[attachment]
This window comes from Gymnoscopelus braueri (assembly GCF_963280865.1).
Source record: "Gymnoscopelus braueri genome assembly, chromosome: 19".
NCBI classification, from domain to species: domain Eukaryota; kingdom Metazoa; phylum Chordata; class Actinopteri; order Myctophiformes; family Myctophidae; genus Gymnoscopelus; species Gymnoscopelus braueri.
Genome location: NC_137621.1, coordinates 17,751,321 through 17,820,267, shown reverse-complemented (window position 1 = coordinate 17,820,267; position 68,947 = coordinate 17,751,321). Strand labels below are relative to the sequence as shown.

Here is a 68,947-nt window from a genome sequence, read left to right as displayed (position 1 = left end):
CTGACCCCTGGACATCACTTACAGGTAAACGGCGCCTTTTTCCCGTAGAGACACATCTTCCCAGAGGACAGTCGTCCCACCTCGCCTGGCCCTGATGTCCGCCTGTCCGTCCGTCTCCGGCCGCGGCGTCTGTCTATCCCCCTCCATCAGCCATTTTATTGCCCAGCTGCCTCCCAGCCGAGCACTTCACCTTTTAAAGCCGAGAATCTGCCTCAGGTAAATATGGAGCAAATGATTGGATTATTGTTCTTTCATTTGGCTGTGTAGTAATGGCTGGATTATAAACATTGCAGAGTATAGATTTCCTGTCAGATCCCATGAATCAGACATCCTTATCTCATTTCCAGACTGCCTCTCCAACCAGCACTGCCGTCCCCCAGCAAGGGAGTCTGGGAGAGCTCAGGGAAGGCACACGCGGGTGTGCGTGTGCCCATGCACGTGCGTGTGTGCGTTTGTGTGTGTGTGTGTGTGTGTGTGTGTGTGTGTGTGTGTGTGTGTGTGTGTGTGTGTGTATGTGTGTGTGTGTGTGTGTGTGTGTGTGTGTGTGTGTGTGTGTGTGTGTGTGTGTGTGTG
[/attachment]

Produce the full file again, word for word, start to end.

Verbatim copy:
This window comes from Gymnoscopelus braueri (assembly GCF_963280865.1).
Source record: "Gymnoscopelus braueri genome assembly, chromosome: 19".
NCBI classification, from domain to species: domain Eukaryota; kingdom Metazoa; phylum Chordata; class Actinopteri; order Myctophiformes; family Myctophidae; genus Gymnoscopelus; species Gymnoscopelus braueri.
Genome location: NC_137621.1, coordinates 17,751,321 through 17,820,267, shown reverse-complemented (window position 1 = coordinate 17,820,267; position 68,947 = coordinate 17,751,321). Strand labels below are relative to the sequence as shown.

Here is a 68,947-nt window from a genome sequence, read left to right as displayed (position 1 = left end):
CTGACCCCTGGACATCACTTACAGGTAAACGGCGCCTTTTTCCCGTAGAGACACATCTTCCCAGAGGACAGTCGTCCCACCTCGCCTGGCCCTGATGTCCGCCTGTCCGTCCGTCTCCGGCCGCGGCGTCTGTCTATCCCCCTCCATCAGCCATTTTATTGCCCAGCTGCCTCCCAGCCGAGCACTTCACCTTTTAAAGCCGAGAATCTGCCTCAGGTAAATATGGAGCAAATGATTGGATTATTGTTCTTTCATTTGGCTGTGTAGTAATGGCTGGATTATAAACATTGCAGAGTATAGATTTCCTGTCAGATCCCATGAATCAGACATCCTTATCTCATTTCCAGACTGCCTCTCCAACCAGCACTGCCGTCCCCCAGCAAGGGAGTCTGGGAGAGCTCAGGGAAGGCACACGCGGGTGTGCGTGTGCCCATGCACGTGCGTGTGTGCGTTTGTGTGTGTGTGTGTGTGTGTGTGTGTGTGTGTGTGTGTGTGTGTGTGTGTGTGTGTGTATGTGTGTGTGTGTGTGTGTGTGTGTGTGTGTGTGTGTGTGTGTGTGTGTGTGTGTGTGTG